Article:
‘Existing in a world of violence since we were born’: Denver students walk out in protest

PHOTO: Melanie Asmar
Students protest gun violence at the Colorado state Capitol.

Sixteen-year-old Emma Friday walked out because she’s “sick of the violence.”

Fiona Harris, 15, walked out because, she said, “everyone deserves an education. The fact that kids are scared to go to school, there are so many things wrong with that.”

Seamus Klingspor, 14, walked out because “any one of those 17 lives could have been us.”

Those three were among hundreds of Denver students who walked out of their schools Wednesday morning. Students from East High School, Denver School of the Arts, and others converged on the state Capitol steps to chant in protest of gun violence. The walkouts were part of a national action in the wake of last month’s school shooting in Florida that left 17 dead.

Gov. John Hickenlooper, a Democrat, came out to briefly address the crowd.

“You look pretty fired up,” he said into a megaphone. “A big part is just the fact you took the initiative to come out here and show up. It’s a big part, but it’s not the only part.

“The thing you’ve got to remember is if you’re really going to succeed – and I have a feeling you might – you’ve got to get involved with getting people elected,” Hickenlooper told the students. “You’ve got to make sure your voices get heard all the time.”

Students began pouring out of East High School at 10 a.m. to meet others who’d walked over from Denver School of the Arts. Some were holding hand lettered signs: “Protect Kids, Not Guns,” one said. “Keep Your Guns Out of My School.” “Am I Next?”

East High students had prepared a program. As the crowd stood reverently in front of the tall brick school building, squinting in the sun, the students spoke about Columbine, noting that most of them weren’t alive yet when that tragedy “devastated our community.”

“We’ve been existing in a world of violence since we were born,” one student said.

A group sang haunting renditions of songs including Stevie Wonder’s “Heaven Help us All.” They recited the names of the 17 victims of the Florida shooting, noting their passions and, most poignantly, their ages: “Jaime Guttenberg. Jaime was a passionate dancer. … Her father described her as vocal, passionate, and energetic. Jaime Guttenberg was 14 years old.”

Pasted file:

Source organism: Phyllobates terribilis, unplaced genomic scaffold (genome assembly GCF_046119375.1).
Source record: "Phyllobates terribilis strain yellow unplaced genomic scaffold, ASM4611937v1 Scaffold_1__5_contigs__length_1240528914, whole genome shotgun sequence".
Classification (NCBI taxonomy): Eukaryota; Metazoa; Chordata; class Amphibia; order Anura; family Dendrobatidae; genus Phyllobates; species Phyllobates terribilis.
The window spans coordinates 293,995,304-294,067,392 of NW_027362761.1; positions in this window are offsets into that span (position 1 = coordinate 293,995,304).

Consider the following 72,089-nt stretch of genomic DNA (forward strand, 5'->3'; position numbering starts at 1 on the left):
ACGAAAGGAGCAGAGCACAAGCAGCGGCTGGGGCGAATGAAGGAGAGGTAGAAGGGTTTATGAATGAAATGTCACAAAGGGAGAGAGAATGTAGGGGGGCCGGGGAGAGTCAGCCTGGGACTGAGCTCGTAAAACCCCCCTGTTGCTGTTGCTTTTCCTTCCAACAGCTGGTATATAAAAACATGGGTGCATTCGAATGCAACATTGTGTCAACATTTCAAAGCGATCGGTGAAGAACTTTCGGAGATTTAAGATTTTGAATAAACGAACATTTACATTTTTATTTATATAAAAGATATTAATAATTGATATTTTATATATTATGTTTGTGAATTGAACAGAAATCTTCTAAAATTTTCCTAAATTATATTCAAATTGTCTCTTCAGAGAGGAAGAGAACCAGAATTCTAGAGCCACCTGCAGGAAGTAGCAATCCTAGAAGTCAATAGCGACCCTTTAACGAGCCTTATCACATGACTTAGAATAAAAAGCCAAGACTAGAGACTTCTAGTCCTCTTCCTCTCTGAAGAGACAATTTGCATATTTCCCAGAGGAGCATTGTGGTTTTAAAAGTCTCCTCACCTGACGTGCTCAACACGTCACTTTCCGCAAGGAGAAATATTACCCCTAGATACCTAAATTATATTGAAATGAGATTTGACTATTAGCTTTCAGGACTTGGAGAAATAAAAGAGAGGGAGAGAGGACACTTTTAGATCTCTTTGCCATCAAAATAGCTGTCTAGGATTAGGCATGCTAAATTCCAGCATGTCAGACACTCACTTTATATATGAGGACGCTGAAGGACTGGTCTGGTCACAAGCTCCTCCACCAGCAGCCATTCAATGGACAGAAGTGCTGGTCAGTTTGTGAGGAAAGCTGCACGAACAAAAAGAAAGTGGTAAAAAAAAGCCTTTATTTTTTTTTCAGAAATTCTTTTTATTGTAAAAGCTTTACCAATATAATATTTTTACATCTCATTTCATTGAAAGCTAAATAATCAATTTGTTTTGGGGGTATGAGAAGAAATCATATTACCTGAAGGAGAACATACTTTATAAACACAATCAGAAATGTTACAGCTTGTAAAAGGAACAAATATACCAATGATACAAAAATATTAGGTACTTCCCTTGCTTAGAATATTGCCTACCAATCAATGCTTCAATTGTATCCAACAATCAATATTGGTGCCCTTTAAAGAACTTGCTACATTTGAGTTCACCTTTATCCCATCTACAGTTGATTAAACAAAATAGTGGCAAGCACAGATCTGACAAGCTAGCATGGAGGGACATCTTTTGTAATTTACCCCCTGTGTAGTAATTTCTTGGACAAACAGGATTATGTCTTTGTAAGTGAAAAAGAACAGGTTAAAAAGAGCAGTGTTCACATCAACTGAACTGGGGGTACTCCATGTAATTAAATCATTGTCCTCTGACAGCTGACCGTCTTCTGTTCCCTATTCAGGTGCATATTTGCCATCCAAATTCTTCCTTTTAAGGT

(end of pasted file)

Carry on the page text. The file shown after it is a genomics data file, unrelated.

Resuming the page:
Police escorted the students down East 16th Avenue toward the state Capitol. On the way there, students sporadically broke out into chants. “Enough is enough!” they shouted as pedestrians took cell phone videos, drivers honked, and construction workers paused to watch.

The chanting continued at the state Capitol.

“What do we want? Change!” they chanted. “When do we want it? Now!”

Shortly after Hickenlooper spoke, the students began heading back to their schools, some on yellow buses. They were done for the day, but several said they weren’t done for good.

“People think students don’t have a voice or a place in politics,” said Friday, who was holding a sign that said, “I’m Missing a Day of School Because 17 are Missing the Rest of Their Lives.”

“But we definitely do.”

Starting young

These 11-year-old Brooklyn students are asking New York City to do something about segregated schools

PHOTO: Christina Veiga
Matilda and Eliza Seki, left, and their friends Noa and Benji Weiss, right, collected signatures at a district 15 meeting to discuss middle school integration efforts.

While they learned about the history of segregation, a group of Brooklyn 11-year-olds took a good look around their classrooms and realized their schools weren’t so different from the photos in their textbooks.

So Matilda and Eliza Seki paired up with their friends Noa and Benji Weiss — two sets of twins — and decided to do something about it. They launched a petition on Change.org calling on the city to integrate its schools.

“We learned about separate and equal in the civil rights movement, and that it was not equal,” Eliza said, referring to the “separate but equal” legal doctrine once used to justify segregation. “And since there are schools with people of only one race, and it’s all separated, it cannot be equal.”

Matilda and Eliza are in the sixth grade at M.S. 839, and Noa and Benji are fifth-graders at P.S. 10. They already have a bit of experience in activism, having joined the Women’s March in D.C., and helping to lead environmental clubs at their school. They hold sophisticated views for kids their age, and are aware of the hurdles ingrained in addressing school segregation.

Describing how housing patterns can tie into school quality, Benji began his thoughts by saying: “Let’s say you’re from a different culture or race and you don’t have as much money as other people do — because we still live in a racist country — and you’re in an area where the housing is cheaper but you don’t have as good schools.”